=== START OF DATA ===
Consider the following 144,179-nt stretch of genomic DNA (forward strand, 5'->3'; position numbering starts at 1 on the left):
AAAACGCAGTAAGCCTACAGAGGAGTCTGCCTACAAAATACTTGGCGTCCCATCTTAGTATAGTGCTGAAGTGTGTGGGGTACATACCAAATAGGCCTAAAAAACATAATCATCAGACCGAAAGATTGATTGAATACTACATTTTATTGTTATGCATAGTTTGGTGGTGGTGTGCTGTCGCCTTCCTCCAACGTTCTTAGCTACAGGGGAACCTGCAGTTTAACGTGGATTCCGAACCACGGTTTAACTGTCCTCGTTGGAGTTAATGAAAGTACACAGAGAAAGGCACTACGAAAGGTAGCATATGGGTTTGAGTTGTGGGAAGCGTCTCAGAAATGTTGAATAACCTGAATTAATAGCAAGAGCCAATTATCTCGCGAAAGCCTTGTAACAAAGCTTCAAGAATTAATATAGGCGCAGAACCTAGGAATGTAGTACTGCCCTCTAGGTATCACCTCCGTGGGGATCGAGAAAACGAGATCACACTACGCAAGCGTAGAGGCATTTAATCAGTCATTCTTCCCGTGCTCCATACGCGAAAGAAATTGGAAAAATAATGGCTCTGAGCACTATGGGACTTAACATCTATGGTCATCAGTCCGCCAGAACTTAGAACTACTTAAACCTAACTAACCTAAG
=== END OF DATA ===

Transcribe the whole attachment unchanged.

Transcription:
Consider the following 144,179-nt stretch of genomic DNA (forward strand, 5'->3'; position numbering starts at 1 on the left):
AAAACGCAGTAAGCCTACAGAGGAGTCTGCCTACAAAATACTTGGCGTCCCATCTTAGTATAGTGCTGAAGTGTGTGGGGTACATACCAAATAGGCCTAAAAAACATAATCATCAGACCGAAAGATTGATTGAATACTACATTTTATTGTTATGCATAGTTTGGTGGTGGTGTGCTGTCGCCTTCCTCCAACGTTCTTAGCTACAGGGGAACCTGCAGTTTAACGTGGATTCCGAACCACGGTTTAACTGTCCTCGTTGGAGTTAATGAAAGTACACAGAGAAAGGCACTACGAAAGGTAGCATATGGGTTTGAGTTGTGGGAAGCGTCTCAGAAATGTTGAATAACCTGAATTAATAGCAAGAGCCAATTATCTCGCGAAAGCCTTGTAACAAAGCTTCAAGAATTAATATAGGCGCAGAACCTAGGAATGTAGTACTGCCCTCTAGGTATCACCTCCGTGGGGATCGAGAAAACGAGATCACACTACGCAAGCGTAGAGGCATTTAATCAGTCATTCTTCCCGTGCTCCATACGCGAAAGAAATTGGAAAAATAATGGCTCTGAGCACTATGGGACTTAACATCTATGGTCATCAGTCCGCCAGAACTTAGAACTACTTAAACCTAACTAACCTAAG